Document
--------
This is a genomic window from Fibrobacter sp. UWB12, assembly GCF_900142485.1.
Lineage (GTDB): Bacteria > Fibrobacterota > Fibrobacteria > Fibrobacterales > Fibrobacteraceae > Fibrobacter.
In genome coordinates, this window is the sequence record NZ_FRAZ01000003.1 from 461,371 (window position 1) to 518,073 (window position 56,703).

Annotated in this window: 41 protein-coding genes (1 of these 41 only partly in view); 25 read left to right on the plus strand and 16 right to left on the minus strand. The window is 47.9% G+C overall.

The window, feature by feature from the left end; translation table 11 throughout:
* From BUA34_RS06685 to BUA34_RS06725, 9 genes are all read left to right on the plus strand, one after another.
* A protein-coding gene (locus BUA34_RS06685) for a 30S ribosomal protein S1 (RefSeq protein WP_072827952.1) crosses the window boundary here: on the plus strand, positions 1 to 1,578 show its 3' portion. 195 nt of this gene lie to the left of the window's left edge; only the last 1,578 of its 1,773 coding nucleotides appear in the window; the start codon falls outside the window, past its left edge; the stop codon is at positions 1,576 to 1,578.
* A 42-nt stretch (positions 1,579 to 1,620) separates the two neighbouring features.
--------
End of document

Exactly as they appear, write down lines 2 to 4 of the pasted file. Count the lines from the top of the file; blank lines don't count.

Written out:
Lineage (GTDB): Bacteria > Fibrobacterota > Fibrobacteria > Fibrobacterales > Fibrobacteraceae > Fibrobacter.
In genome coordinates, this window is the sequence record NZ_FRAZ01000003.1 from 461,371 (window position 1) to 518,073 (window position 56,703).

Annotated in this window: 41 protein-coding genes (1 of these 41 only partly in view); 25 read left to right on the plus strand and 16 right to left on the minus strand. The window is 47.9% G+C overall.